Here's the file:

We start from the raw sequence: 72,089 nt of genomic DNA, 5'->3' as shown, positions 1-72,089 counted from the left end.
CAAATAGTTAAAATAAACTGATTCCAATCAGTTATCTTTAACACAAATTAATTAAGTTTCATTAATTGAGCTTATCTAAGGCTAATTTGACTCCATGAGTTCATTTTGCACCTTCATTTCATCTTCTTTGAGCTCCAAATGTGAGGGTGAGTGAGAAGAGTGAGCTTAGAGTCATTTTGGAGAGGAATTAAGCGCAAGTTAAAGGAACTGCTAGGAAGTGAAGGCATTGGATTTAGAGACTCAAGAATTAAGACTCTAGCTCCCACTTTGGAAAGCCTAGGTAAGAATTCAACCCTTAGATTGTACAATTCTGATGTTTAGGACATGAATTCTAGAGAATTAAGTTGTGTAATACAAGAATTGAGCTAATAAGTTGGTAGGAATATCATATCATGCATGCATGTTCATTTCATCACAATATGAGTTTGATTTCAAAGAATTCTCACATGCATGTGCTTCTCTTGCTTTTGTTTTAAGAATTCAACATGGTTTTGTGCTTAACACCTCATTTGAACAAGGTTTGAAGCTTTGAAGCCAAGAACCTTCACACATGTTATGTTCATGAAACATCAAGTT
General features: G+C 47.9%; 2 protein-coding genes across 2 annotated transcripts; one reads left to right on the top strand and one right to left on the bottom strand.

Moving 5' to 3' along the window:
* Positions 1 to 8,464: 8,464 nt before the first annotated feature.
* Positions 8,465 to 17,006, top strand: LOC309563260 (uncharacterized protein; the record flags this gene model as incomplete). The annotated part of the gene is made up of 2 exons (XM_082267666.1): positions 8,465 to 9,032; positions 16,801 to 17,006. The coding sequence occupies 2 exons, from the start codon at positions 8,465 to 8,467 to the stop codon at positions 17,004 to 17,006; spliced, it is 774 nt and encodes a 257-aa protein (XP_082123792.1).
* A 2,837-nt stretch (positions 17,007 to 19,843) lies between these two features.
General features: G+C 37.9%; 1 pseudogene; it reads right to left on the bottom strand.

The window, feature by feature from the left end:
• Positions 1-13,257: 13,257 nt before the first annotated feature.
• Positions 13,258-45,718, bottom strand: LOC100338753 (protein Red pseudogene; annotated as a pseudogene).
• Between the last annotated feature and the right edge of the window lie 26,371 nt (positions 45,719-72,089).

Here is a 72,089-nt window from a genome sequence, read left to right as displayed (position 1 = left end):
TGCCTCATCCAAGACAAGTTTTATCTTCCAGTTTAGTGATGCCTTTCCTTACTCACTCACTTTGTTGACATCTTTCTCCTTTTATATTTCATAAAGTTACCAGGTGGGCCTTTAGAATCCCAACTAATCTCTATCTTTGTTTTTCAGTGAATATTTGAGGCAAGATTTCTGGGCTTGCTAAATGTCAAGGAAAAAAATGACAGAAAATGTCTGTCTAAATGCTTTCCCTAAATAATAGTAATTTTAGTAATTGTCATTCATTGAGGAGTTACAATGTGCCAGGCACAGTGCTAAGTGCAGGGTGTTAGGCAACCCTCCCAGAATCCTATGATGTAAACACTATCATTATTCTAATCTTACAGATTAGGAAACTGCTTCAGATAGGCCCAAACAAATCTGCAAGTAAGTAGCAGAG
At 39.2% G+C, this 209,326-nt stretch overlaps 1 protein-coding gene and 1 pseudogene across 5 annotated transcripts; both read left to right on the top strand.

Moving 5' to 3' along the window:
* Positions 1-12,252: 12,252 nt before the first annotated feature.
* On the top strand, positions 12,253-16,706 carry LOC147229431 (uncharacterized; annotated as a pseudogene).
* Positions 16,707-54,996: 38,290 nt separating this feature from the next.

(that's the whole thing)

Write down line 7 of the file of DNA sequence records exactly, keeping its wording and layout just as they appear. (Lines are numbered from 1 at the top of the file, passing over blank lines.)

* A 2,837-nt stretch (positions 17,007 to 19,843) lies between these two features.